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"My dream is to have a health care system with a real school of nursing – like the VCU School of Nursing."

Ana Diallo’s first impressions of nursing convinced her that it was a field she would never enter.

Growing up in Guinea, Africa, Diallo, a senior in Virginia Commonwealth University’s School of Nursing, was frequently in and out of local hospitals with family members who needed care. She saw nurses who were only there to help prepare patients for the doctors and rarely had the skills to treat patients.

“Nurses in Guinea don’t have as much power as the nurses here,” she said.

Diallo also witnessed a health care system that wasn’t centered on the needs of patients. Without insurance and the resources and skills needed to offer modern care, many patients die of diseases that are easily prevented and treated in the U.S.

“You don’t hear a lot about chronic diseases, because people don’t know how to deal with them,” Diallo said. “I lived for 19 years in a country where cholera is an epidemic and people are dying from it every year. It’s only when I came to VCU that I found out there is a vaccine against cholera.”

However, she knew she wanted to help people and make a difference. After shadowing Cuban nurses in Chad, Africa, who had more independence and influence at the hospital, she discovered that medical school wasn’t her only option. Diallo later enrolled in VCU’s traditional Bachelor of Science in nursing program, where she also had the opportunity to get hands-on experience in a variety of settings.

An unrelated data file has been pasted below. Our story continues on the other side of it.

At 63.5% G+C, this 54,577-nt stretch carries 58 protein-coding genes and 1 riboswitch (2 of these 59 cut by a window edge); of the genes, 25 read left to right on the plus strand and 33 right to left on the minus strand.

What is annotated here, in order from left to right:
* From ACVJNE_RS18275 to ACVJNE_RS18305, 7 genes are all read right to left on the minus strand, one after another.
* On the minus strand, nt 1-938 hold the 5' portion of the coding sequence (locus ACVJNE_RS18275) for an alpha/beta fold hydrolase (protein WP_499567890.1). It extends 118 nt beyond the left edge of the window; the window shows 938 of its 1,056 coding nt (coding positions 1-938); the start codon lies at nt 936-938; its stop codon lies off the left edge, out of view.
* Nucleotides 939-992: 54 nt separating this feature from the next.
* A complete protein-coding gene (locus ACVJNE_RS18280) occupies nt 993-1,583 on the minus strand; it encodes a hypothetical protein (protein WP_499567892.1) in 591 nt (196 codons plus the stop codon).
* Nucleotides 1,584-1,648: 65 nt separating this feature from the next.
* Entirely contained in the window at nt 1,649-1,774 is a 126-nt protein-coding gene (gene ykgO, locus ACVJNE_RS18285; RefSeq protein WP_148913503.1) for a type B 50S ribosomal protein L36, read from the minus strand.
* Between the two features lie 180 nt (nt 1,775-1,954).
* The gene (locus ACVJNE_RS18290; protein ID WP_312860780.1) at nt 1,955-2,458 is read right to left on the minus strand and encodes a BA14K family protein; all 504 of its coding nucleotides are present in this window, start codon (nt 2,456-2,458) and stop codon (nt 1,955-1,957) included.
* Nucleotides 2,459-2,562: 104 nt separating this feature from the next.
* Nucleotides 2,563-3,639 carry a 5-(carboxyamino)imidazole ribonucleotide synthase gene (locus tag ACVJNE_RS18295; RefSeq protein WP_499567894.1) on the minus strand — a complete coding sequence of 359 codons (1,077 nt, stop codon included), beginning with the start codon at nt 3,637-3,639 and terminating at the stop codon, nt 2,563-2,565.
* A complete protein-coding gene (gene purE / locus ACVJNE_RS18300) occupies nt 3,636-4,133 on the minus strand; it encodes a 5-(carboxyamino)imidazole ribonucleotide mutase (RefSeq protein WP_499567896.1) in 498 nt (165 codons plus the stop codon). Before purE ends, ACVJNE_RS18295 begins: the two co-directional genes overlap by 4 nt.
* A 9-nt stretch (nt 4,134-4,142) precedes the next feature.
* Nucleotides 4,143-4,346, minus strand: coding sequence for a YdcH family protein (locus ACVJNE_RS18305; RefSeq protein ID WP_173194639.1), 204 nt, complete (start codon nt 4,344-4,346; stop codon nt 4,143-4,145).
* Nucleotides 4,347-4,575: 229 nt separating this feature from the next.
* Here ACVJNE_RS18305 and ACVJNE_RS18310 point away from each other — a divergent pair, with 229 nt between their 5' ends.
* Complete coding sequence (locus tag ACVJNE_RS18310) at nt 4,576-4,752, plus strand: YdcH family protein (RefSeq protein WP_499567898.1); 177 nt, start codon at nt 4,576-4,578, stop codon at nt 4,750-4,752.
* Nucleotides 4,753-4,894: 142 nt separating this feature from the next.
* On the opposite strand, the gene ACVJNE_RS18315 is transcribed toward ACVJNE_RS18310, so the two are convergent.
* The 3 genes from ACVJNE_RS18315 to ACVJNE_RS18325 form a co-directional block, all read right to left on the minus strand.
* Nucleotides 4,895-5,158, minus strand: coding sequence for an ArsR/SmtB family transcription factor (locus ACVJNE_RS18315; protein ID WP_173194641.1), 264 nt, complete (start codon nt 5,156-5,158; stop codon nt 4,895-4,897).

“I volunteered at Johnston-Willis Hospital and at CrossOver Health Center,” she said. “It was a great opportunity to have this comparison between Johnston-Willis, where everything is set up and you have this perfect hospital, and CrossOver, where they just have to work with the resources they have.”

Diallo has her sights set on combining her nursing degree with graduate education in public health and health administration. She hopes to return to developing countries to improve the access to health care and training for providers.

“My dream is to have a health care system with a real school of nursing – like the VCU School of Nursing,” she said. “Education is a big part of what is lacking and nurses are very needed there.”

In the meantime, Diallo says she continues to fall more in love with nursing school at VCU.

“I know the other side of nursing,” she said. “Here there’s a health care system that responds to the patient’s needs and takes care of them. I know that I have this opportunity, this chance, that many people don’t have back home, so I enjoy it more and don’t take it for granted.”

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